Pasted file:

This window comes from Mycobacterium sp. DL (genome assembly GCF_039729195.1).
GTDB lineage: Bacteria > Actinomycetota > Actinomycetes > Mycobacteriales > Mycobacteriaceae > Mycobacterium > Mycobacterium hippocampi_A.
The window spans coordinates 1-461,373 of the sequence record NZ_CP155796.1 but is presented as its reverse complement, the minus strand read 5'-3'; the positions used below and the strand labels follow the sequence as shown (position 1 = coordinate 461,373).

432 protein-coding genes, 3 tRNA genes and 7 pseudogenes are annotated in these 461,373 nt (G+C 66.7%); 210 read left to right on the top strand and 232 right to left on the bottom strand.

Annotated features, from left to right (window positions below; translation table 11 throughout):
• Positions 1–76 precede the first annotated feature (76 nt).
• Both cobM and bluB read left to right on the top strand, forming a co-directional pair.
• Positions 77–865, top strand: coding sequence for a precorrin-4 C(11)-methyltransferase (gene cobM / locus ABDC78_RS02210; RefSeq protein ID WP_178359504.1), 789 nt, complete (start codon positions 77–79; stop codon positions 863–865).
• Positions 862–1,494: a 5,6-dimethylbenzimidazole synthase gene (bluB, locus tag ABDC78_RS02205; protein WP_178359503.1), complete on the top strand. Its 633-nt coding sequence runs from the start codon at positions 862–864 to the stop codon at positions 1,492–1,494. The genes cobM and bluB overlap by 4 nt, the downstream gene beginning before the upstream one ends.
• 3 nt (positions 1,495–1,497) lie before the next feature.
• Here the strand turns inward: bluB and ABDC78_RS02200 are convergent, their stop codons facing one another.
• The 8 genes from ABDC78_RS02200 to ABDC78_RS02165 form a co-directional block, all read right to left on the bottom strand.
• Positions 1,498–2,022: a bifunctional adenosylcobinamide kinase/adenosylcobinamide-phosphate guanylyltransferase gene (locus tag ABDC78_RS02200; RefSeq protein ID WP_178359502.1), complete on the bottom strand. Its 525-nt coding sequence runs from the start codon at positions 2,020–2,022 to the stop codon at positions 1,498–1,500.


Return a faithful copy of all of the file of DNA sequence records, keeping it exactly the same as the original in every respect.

This window comes from Mycobacterium sp. DL (genome assembly GCF_039729195.1).
GTDB lineage: Bacteria > Actinomycetota > Actinomycetes > Mycobacteriales > Mycobacteriaceae > Mycobacterium > Mycobacterium hippocampi_A.
The window spans coordinates 1-461,373 of the sequence record NZ_CP155796.1 but is presented as its reverse complement, the minus strand read 5'-3'; the positions used below and the strand labels follow the sequence as shown (position 1 = coordinate 461,373).

432 protein-coding genes, 3 tRNA genes and 7 pseudogenes are annotated in these 461,373 nt (G+C 66.7%); 210 read left to right on the top strand and 232 right to left on the bottom strand.

Annotated features, from left to right (window positions below; translation table 11 throughout):
• Positions 1–76 precede the first annotated feature (76 nt).
• Both cobM and bluB read left to right on the top strand, forming a co-directional pair.
• Positions 77–865, top strand: coding sequence for a precorrin-4 C(11)-methyltransferase (gene cobM / locus ABDC78_RS02210; RefSeq protein ID WP_178359504.1), 789 nt, complete (start codon positions 77–79; stop codon positions 863–865).
• Positions 862–1,494: a 5,6-dimethylbenzimidazole synthase gene (bluB, locus tag ABDC78_RS02205; protein WP_178359503.1), complete on the top strand. Its 633-nt coding sequence runs from the start codon at positions 862–864 to the stop codon at positions 1,492–1,494. The genes cobM and bluB overlap by 4 nt, the downstream gene beginning before the upstream one ends.
• 3 nt (positions 1,495–1,497) lie before the next feature.
• Here the strand turns inward: bluB and ABDC78_RS02200 are convergent, their stop codons facing one another.
• The 8 genes from ABDC78_RS02200 to ABDC78_RS02165 form a co-directional block, all read right to left on the bottom strand.
• Positions 1,498–2,022: a bifunctional adenosylcobinamide kinase/adenosylcobinamide-phosphate guanylyltransferase gene (locus tag ABDC78_RS02200; RefSeq protein ID WP_178359502.1), complete on the bottom strand. Its 525-nt coding sequence runs from the start codon at positions 2,020–2,022 to the stop codon at positions 1,498–1,500.